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Kevin Hunt - The Electronic Jungle
The Electronic Jungle
4:12 PM EST, December 28, 2012
Aside from being a potential stunt double for the on-location filming of "The USB Flash Drive Story," the AudioQuest DragonFly is an unlikely gateway device for the music lover who stashes tunes on a computer.
This USB memory stick look-alike is actually a highly sophisticated digital-to-analog converter that invigorates computer audio perhaps like no other device its size or price ($249). Followers of high-end audio, a niche market for sure, have exchanged celebratory full-body bumps since the day the DragonFly arrived. It is, indeed, a device that extends to the rest of the population an invitation to high-end sound.
The DragonFly politely informs a Windows or Mac computer's sound card that, thank you, but you're no longer needed. It plugs into a computer like a USB flash drive, but by the time the signal travels to the 3.5-millimeter stereo minijack on the other end of the DragonFly, it has been converted from a digital music file into an analog form ready for the human ear.
An audio cable inserted into that minijack connects to desktop speakers, a full-size audio system or directly to an amplifier. The DragonFly is also a headphone amplifier, though to these ears this little device was least impressive when paired with headphones.
AudioQuest, a maker of audio-video cables, recruited a designer of high-end converters, Gordon Rankin of Wavelength Audio, to design the DragonFly's circuitry built around a 24-bit ESS Sabre digital-to-analog chip. This is Rankin's baby with an AudioQuest brand.
In USB audio, a method called asynchronous mode reduces a digital distortion called jitter. Rankin's asynchronous technology, Streamlength, is the go-to software in expensive digital-to-analog converters. (Look for his computer-audio primers at usbdacs.com.)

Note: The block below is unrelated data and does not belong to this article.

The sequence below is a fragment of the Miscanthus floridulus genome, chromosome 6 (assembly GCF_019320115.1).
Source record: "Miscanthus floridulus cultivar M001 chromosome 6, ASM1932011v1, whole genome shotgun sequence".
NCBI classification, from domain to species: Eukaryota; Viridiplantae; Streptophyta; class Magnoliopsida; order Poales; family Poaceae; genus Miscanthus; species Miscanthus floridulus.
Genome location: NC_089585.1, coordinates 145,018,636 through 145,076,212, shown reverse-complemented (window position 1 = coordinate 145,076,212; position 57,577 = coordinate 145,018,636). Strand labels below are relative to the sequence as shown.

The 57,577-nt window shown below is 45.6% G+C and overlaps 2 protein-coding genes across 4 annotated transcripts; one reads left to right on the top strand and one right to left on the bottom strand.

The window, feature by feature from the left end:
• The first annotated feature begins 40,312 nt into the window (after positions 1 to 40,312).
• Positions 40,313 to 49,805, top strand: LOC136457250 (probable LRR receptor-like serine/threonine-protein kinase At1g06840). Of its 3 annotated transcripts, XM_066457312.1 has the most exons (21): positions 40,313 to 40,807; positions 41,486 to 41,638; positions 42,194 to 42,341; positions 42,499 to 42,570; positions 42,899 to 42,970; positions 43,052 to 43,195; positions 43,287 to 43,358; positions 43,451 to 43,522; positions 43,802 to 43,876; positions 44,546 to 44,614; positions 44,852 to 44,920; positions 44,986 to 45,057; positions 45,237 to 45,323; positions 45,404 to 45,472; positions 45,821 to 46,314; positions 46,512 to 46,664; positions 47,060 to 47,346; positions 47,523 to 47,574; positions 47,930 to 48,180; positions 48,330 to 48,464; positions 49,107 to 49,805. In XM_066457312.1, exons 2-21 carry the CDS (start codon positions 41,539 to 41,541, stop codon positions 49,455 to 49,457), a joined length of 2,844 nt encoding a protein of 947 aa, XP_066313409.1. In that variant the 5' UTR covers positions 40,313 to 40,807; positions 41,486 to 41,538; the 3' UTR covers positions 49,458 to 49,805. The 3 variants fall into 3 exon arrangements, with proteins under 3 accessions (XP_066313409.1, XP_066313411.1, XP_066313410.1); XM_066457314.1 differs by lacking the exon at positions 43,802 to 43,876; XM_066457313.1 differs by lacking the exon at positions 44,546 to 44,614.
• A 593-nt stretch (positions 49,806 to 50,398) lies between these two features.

Inside the DragonFly, it's standing-room only: Somehow, Rankin fit 107 parts and five regulated power supplies into the tiny chassis. He even included a 64-step analog volume control, adjusted by the computer's master volume, that avoids the possible loss of resolution with digital control.
The DragonFly icon illuminates according to the sampling rate of the digital file playing. It's either green (for 44.1 kilohertz, the CD standard), blue (48 kHz), amber (88.2 kHz) or purple (96 kHz).
The DragonFly plays any file, including the lowest form of MP3, but it reformulates the highest-resolution files now available, like 176.4 kHz, to the lower-rez 96 kHz format. If the DragonFly is truly directed to non-high-enders whose music collections are mostly populated with low-resolution MP3 and iTunes-issued AAC files, the high-resolution limits mean nothing.
The DragonFly is at its best as a digital-to-analog converter feeding an audio system, virtually regardless of price. Where with headphones the DragonFly accentuates the lower frequencies, it reveals itself with basic audio systems as well-balanced and natural-sounding without any of the shrill, emaciated characteristics of a computer's sound card.
I liked the DragonFly in a minimalist setup, connected by AudioQuest's $99 Big Sur cables to the M-Audio Studiophile AV40 (about $140, m-audio.com) powered speakers that, because of their built-in amplification, required no other equipment.
But with a two-channel system costing several thousands of dollars, the DragonFly was almost the equal of a recent budget high-end darling, the $460 Peachtree Audio DAC-iT (peachtreeaudio.com), a digital-to-analog converter dressed like a Mac Mini's first cousin.
For basic Internet radio streaming and the lowest bit-rate MP3 music, a less-expensive, less-sophisticated DAC like the $42 model from HiFimeDIY (hifimediy.com) that uses the same Sabre ES9023 chip as the DragonFly might satisfy many listeners.
The DragonFly, however, offers so much more. When paired with high-resolution software that either supplements or replaces iTunes and at least CD-quality music files, the DragonFly is capable of high-end sound on the cheap. This Mac user's favorite music software, Audirvana Plus ($49, audirvana.com), turned the DragonFly into something special.
The DragonFly is also the least-expensive DAC I've seen that also works with Audirvana Plus' Integer Mode, which reduces processing within the computer. In this mode, the DragonFly sounded most like a much more expensive DAC.
That's what I like about the DragonFly. It takes you almost anywhere you want go, however deep into the high end you dare to fly.
What: AudioQuest DragonFly digital-to-analog converter
Hot: A real taste of high-end audio for $249. Beautifully designed, more technologically advanced than anything else in its class.
Not: Requires complementary high-grade desktop speakers or audio system.
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